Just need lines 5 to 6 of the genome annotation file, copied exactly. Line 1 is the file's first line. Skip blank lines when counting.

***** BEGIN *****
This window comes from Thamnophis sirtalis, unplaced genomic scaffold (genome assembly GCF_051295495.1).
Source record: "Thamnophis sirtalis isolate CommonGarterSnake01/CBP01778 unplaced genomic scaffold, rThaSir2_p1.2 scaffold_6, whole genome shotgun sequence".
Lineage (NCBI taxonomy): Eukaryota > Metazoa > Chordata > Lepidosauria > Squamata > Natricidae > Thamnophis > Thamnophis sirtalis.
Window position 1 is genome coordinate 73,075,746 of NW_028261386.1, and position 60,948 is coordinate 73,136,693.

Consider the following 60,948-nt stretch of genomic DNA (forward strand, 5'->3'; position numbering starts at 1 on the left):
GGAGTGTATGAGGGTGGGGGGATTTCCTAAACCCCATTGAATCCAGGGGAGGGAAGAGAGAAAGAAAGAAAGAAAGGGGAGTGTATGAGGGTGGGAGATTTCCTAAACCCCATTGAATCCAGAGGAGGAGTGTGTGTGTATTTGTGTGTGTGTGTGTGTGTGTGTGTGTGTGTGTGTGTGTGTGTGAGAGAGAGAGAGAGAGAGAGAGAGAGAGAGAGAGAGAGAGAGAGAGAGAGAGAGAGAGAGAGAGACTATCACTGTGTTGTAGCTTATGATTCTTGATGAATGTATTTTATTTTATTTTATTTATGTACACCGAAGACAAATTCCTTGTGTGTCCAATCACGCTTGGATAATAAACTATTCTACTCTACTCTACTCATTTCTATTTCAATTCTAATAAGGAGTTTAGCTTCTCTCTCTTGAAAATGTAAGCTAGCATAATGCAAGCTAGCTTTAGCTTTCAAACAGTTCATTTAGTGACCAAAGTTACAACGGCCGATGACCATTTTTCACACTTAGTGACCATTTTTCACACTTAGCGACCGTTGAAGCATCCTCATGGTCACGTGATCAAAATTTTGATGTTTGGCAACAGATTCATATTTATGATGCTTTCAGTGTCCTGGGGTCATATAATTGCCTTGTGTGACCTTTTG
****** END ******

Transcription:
Consider the following 60,948-nt stretch of genomic DNA (forward strand, 5'->3'; position numbering starts at 1 on the left):
GGAGTGTATGAGGGTGGGGGGATTTCCTAAACCCCATTGAATCCAGGGGAGGGAAGAGAGAAAGAAAGAAAGAAAGGGGAGTGTATGAGGGTGGGAGATTTCCTAAACCCCATTGAATCCAGAGGAGGAGTGTGTGTGTATTTGTGTGTGTGTGTGTGTGTGTGTGTGTGTGTGTGTGTGTGTGTGAGAGAGAGAGAGAGAGAGAGAGAGAGAGAGAGAGAGAGAGAGAGAGAGAGAGAGAGAGAGAGAGACTATCACTGTGTTGTAGCTTATGATTCTTGATGAATGTATTTTATTTTATTTTATTTATGTACACCGAAGACAAATTCCTTGTGTGTCCAATCACGCTTGGATAATAAACTATTCTACTCTACTCTACTCATTTCTATTTCAATTCTAATAAGGAGTTTAGCTTCTCTCTCTTGAAAATGTAAGCTAGCATAATGCAAGCTAGCTTTAGCTTTCAAACAGTTCATTTAGTGACCAAAGTTACAACGGCCGATGACCATTTTTCACACTTAGTGACCATTTTTCACACTTAGCGACCGTTGAAGCATCCTCATGGTCACGTGATCAAAATTTTGATGTTTGGCAACAGATTCATATTTATGATGCTTTCAGTGTCCTGGGGTCATATAATTGCCTTGTGTGACCTTTTG